Different and Hard Things with #LightTheWorld

Like many of you, my family and I are doing the #LightTheWorld. Last year we did it as well—things were a bit different then, as we were too far remote from other church members to attend church weekly, so we did home church. When we did attend a branch which was about three hours’ drive away, the missionaries gave us a calendar with recommended activities.We had already began our #LightTheWorld challenge, but we had downloaded a calendar from somewhere online. Our calendar was different, yet similar to the one the missionaries were instructed to share. Over the holiday, we visited others who were also doing #LightTheWorld, but again, the calendar was somewhat different—each calendar had days in which different services were highlighted and suggested, such as visiting retirement villages, donating food and so on—but for one calendar, December 7 was a day to volunteer at a shelter, whereas on another calendar it was suggested on December 15.


I am positive that our service was righteous and blessed us over the holiday, but it did disappoint me that we felt somewhat disconnected to what other church members, though few in number, were doing in the area. The feeling of disconnect between me and the church is strong sometimes, so though the #LightTheWorld calendar was a small thing, the divide felt more tangible over Christmas.


This year, the calendar choices are more uniform, yet flexible. Each day is presented with a scripture, and the church website includes suggestions with corresponding video messages.  Better yet, the corresponding video reflected those who are local to me, and who I call my people at this time, compared to the church global site (which is beautiful in it’s own right) which is reflective of the seasonal hemisphere of church headquarters.  It is a small thing, but my Christmas worldview is different, and that is okay, and a good thing.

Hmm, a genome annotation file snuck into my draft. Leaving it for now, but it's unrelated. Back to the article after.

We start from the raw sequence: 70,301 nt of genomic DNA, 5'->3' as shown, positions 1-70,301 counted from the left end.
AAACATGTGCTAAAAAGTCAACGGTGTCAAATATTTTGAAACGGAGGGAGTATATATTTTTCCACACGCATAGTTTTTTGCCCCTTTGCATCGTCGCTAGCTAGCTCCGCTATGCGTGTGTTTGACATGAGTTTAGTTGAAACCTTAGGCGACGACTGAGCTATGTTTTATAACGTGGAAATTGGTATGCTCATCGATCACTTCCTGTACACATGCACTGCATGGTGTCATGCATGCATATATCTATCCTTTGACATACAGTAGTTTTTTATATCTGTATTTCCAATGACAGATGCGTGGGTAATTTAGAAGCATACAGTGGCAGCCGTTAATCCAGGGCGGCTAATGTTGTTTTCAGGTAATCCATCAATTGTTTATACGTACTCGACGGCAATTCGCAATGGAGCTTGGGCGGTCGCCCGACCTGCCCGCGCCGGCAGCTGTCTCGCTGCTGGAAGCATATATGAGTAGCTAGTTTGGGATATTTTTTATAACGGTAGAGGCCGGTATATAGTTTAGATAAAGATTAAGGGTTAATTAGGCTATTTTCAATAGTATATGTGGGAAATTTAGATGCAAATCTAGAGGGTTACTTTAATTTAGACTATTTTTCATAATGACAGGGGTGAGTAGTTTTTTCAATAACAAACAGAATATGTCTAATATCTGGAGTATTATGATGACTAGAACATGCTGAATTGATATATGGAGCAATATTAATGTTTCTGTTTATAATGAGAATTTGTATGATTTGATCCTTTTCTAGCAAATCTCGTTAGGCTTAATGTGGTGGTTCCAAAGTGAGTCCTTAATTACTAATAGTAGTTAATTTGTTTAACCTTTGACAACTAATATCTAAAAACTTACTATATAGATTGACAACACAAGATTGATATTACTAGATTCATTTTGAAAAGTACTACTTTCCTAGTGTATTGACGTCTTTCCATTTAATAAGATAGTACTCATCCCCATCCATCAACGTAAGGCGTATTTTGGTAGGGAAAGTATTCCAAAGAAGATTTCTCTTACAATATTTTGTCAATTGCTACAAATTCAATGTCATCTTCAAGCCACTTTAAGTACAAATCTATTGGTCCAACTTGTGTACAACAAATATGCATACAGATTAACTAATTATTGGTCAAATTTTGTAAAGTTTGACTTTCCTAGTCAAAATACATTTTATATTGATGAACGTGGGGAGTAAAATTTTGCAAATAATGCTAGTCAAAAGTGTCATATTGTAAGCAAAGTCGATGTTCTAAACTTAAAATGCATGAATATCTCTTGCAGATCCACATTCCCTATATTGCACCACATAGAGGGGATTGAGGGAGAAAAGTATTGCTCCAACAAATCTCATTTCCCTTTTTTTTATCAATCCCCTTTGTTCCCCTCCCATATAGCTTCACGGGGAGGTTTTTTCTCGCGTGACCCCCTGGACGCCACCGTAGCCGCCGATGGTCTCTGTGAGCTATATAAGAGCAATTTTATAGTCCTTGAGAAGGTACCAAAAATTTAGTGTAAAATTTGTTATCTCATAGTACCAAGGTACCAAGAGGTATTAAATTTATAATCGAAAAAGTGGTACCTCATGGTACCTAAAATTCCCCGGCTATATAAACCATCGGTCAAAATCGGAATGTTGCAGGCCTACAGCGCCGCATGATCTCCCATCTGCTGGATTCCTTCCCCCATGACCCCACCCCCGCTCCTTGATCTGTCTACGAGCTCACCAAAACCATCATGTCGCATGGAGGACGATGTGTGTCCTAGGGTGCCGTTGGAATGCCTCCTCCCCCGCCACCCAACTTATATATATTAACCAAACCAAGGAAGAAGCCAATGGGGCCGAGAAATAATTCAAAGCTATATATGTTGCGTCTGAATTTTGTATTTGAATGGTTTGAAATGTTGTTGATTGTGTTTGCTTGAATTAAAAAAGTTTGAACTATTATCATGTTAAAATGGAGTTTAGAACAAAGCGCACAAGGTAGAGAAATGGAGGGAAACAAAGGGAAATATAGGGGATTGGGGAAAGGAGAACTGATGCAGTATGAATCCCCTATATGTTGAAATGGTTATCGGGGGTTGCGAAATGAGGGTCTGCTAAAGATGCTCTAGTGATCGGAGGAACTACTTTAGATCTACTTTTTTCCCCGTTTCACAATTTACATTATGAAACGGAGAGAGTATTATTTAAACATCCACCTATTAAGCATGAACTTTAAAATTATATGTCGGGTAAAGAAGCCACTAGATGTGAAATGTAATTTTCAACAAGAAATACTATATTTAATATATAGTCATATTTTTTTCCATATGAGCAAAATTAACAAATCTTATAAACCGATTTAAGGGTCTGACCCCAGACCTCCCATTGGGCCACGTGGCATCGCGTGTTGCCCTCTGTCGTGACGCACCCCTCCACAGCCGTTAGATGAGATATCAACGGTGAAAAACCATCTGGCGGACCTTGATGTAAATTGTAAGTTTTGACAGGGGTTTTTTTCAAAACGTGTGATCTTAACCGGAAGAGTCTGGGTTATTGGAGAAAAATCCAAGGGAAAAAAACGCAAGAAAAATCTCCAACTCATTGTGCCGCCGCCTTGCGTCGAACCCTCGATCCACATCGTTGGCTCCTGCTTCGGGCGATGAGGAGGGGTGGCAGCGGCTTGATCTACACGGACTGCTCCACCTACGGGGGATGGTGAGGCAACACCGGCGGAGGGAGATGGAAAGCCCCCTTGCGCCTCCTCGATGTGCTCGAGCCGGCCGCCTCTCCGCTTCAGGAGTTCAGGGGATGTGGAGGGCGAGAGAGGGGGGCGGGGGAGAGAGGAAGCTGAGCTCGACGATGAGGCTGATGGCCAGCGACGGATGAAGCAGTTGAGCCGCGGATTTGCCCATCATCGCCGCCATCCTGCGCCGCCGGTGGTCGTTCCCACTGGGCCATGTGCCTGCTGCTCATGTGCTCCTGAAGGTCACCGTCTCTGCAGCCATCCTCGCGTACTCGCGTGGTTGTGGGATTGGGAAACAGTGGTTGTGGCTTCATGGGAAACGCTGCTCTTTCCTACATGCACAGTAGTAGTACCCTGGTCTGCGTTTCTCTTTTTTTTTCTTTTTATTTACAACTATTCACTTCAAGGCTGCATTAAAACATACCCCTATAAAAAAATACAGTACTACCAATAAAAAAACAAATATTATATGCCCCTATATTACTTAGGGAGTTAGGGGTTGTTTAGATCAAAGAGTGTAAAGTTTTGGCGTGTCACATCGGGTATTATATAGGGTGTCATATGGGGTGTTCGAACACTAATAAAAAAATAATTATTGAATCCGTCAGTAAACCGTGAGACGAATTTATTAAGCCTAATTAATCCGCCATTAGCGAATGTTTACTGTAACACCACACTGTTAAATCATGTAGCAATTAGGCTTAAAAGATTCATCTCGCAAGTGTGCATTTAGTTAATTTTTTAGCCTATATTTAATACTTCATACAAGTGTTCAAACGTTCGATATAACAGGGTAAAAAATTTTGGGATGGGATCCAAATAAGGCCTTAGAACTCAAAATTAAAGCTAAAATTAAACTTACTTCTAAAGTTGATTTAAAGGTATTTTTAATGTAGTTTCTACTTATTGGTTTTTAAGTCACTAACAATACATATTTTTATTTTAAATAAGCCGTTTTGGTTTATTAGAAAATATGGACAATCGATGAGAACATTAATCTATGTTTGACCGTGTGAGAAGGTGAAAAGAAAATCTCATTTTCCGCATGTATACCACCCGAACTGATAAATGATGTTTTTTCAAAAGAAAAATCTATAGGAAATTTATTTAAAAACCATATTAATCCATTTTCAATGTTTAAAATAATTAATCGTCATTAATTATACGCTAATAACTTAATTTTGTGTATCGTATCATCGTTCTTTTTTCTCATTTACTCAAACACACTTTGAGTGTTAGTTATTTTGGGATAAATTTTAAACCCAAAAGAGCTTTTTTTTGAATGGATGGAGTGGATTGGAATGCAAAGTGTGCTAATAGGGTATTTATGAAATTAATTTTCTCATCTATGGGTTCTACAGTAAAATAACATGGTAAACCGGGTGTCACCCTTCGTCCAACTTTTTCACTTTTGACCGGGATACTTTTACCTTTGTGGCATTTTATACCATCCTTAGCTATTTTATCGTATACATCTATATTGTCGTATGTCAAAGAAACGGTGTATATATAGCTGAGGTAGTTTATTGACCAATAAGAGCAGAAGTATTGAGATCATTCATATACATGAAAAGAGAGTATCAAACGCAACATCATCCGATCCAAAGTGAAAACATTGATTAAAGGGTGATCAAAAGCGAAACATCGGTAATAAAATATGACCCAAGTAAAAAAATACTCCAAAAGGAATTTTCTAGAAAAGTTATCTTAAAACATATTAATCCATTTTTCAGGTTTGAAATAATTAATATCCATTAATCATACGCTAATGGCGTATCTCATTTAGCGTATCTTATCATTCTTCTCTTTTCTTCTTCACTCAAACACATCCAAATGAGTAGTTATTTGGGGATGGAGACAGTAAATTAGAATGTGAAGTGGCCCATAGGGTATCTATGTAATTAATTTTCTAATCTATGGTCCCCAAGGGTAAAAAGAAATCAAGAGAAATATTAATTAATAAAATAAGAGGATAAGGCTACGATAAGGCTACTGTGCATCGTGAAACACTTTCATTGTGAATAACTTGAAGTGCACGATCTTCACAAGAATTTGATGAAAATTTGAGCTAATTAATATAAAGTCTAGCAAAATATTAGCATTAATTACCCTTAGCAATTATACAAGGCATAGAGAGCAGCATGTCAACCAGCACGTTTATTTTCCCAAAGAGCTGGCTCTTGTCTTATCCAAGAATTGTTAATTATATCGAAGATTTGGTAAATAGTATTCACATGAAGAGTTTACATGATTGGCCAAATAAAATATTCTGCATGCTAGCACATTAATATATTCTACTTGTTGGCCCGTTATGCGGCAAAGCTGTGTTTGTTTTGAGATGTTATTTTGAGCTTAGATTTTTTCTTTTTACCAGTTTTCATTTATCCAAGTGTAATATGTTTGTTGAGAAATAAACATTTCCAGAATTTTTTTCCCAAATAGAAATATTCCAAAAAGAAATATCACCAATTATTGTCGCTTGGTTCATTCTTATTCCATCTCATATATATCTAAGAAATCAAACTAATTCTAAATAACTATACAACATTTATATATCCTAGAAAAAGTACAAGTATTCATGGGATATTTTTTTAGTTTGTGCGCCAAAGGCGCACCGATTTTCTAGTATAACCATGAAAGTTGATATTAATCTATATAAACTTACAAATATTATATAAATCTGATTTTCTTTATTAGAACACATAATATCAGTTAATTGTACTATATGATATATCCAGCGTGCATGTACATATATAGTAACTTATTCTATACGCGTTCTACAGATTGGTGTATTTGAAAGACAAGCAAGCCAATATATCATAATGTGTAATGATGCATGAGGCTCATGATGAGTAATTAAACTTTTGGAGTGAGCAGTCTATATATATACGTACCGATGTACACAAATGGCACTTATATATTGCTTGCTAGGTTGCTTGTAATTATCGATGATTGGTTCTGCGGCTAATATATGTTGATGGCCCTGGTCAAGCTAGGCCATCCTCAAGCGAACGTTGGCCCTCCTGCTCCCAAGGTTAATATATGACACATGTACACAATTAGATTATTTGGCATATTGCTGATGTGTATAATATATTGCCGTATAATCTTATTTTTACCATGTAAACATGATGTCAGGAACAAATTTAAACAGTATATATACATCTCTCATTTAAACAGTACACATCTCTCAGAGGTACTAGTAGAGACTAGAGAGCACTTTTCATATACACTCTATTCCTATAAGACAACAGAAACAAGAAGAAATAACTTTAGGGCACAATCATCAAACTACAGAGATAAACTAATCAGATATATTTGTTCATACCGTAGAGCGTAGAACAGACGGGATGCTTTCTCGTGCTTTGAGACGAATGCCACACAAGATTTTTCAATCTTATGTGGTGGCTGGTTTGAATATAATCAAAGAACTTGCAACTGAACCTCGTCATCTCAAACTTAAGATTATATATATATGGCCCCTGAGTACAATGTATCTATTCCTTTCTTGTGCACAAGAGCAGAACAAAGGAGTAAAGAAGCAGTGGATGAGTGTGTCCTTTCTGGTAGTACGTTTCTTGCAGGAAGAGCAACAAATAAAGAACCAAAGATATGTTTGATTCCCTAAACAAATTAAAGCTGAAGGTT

This better sense of unity, as well as the feeling of being recognised (at least in a hemispherical way)—has inspired me to do more this year. Maybe try a little harder. Be a little better. It’s felt good– and though I am overwhelmingly busy with the end of the school year, summer plans and everything else, I want to do #LightTheWorld as best as I can.


But. I knew one item would be on the calendar that would challenge me. It would on any choice of historical, regional or natioonalise versions of #LightTheWorld, so I could not escape it.  And this year…. it haunted me with a deep personal challenge: December 18: “Forgive Men Their Trespasses.”  Every year, the same thing comes to my mind…. And yet, every year I put it aside, sometimes more quickly than I probably should. Often more quickly than I probably should.